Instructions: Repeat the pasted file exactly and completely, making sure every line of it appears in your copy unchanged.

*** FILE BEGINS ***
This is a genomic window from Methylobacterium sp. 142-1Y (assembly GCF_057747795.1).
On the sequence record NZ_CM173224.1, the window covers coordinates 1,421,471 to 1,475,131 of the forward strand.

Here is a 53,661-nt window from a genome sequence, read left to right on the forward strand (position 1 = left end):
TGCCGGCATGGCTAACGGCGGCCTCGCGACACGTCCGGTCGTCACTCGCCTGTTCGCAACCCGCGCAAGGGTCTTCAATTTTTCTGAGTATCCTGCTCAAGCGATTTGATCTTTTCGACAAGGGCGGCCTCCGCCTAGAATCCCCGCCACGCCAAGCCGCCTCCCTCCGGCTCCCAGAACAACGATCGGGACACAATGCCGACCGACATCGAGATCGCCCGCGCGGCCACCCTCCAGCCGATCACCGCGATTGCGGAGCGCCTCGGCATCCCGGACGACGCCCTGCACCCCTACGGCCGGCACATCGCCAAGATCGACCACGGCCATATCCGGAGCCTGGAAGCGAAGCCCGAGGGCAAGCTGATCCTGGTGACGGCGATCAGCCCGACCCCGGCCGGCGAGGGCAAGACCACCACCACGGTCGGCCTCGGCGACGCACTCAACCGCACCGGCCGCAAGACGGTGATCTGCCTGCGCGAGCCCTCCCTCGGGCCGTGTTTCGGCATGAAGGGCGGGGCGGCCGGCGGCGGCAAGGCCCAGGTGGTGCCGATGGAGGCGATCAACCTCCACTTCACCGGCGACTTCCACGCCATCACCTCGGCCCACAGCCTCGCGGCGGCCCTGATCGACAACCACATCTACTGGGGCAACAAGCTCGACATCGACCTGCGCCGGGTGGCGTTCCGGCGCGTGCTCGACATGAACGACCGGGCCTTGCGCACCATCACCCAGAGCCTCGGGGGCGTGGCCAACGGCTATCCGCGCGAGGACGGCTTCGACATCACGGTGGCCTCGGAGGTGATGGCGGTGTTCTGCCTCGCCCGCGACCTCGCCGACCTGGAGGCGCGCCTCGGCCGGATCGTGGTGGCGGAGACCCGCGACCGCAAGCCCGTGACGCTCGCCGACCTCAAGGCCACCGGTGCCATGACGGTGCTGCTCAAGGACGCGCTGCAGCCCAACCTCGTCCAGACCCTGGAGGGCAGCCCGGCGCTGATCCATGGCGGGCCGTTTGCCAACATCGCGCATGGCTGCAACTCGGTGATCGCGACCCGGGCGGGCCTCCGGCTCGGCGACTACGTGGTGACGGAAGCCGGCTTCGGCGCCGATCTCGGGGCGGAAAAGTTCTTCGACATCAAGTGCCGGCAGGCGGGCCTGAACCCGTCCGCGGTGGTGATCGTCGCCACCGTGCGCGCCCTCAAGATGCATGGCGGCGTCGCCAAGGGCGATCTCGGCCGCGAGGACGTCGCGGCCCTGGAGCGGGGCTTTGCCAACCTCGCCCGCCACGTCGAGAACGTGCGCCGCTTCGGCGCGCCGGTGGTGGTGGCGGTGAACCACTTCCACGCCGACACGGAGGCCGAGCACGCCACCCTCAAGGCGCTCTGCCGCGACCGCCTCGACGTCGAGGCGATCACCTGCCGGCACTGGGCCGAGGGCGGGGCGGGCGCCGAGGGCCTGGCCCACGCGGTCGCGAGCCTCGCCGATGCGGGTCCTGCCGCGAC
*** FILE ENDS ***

This is a genomic window from Methylobacterium sp. 142-1Y (assembly GCF_057747795.1).
On the sequence record NZ_CM173224.1, the window covers coordinates 1,421,471 to 1,475,131 of the forward strand.

Here is a 53,661-nt window from a genome sequence, read left to right on the forward strand (position 1 = left end):
TGCCGGCATGGCTAACGGCGGCCTCGCGACACGTCCGGTCGTCACTCGCCTGTTCGCAACCCGCGCAAGGGTCTTCAATTTTTCTGAGTATCCTGCTCAAGCGATTTGATCTTTTCGACAAGGGCGGCCTCCGCCTAGAATCCCCGCCACGCCAAGCCGCCTCCCTCCGGCTCCCAGAACAACGATCGGGACACAATGCCGACCGACATCGAGATCGCCCGCGCGGCCACCCTCCAGCCGATCACCGCGATTGCGGAGCGCCTCGGCATCCCGGACGACGCCCTGCACCCCTACGGCCGGCACATCGCCAAGATCGACCACGGCCATATCCGGAGCCTGGAAGCGAAGCCCGAGGGCAAGCTGATCCTGGTGACGGCGATCAGCCCGACCCCGGCCGGCGAGGGCAAGACCACCACCACGGTCGGCCTCGGCGACGCACTCAACCGCACCGGCCGCAAGACGGTGATCTGCCTGCGCGAGCCCTCCCTCGGGCCGTGTTTCGGCATGAAGGGCGGGGCGGCCGGCGGCGGCAAGGCCCAGGTGGTGCCGATGGAGGCGATCAACCTCCACTTCACCGGCGACTTCCACGCCATCACCTCGGCCCACAGCCTCGCGGCGGCCCTGATCGACAACCACATCTACTGGGGCAACAAGCTCGACATCGACCTGCGCCGGGTGGCGTTCCGGCGCGTGCTCGACATGAACGACCGGGCCTTGCGCACCATCACCCAGAGCCTCGGGGGCGTGGCCAACGGCTATCCGCGCGAGGACGGCTTCGACATCACGGTGGCCTCGGAGGTGATGGCGGTGTTCTGCCTCGCCCGCGACCTCGCCGACCTGGAGGCGCGCCTCGGCCGGATCGTGGTGGCGGAGACCCGCGACCGCAAGCCCGTGACGCTCGCCGACCTCAAGGCCACCGGTGCCATGACGGTGCTGCTCAAGGACGCGCTGCAGCCCAACCTCGTCCAGACCCTGGAGGGCAGCCCGGCGCTGATCCATGGCGGGCCGTTTGCCAACATCGCGCATGGCTGCAACTCGGTGATCGCGACCCGGGCGGGCCTCCGGCTCGGCGACTACGTGGTGACGGAAGCCGGCTTCGGCGCCGATCTCGGGGCGGAAAAGTTCTTCGACATCAAGTGCCGGCAGGCGGGCCTGAACCCGTCCGCGGTGGTGATCGTCGCCACCGTGCGCGCCCTCAAGATGCATGGCGGCGTCGCCAAGGGCGATCTCGGCCGCGAGGACGTCGCGGCCCTGGAGCGGGGCTTTGCCAACCTCGCCCGCCACGTCGAGAACGTGCGCCGCTTCGGCGCGCCGGTGGTGGTGGCGGTGAACCACTTCCACGCCGACACGGAGGCCGAGCACGCCACCCTCAAGGCGCTCTGCCGCGACCGCCTCGACGTCGAGGCGATCACCTGCCGGCACTGGGCCGAGGGCGGGGCGGGCGCCGAGGGCCTGGCCCACGCGGTCGCGAGCCTCGCCGATGCGGGTCCTGCCGCGAC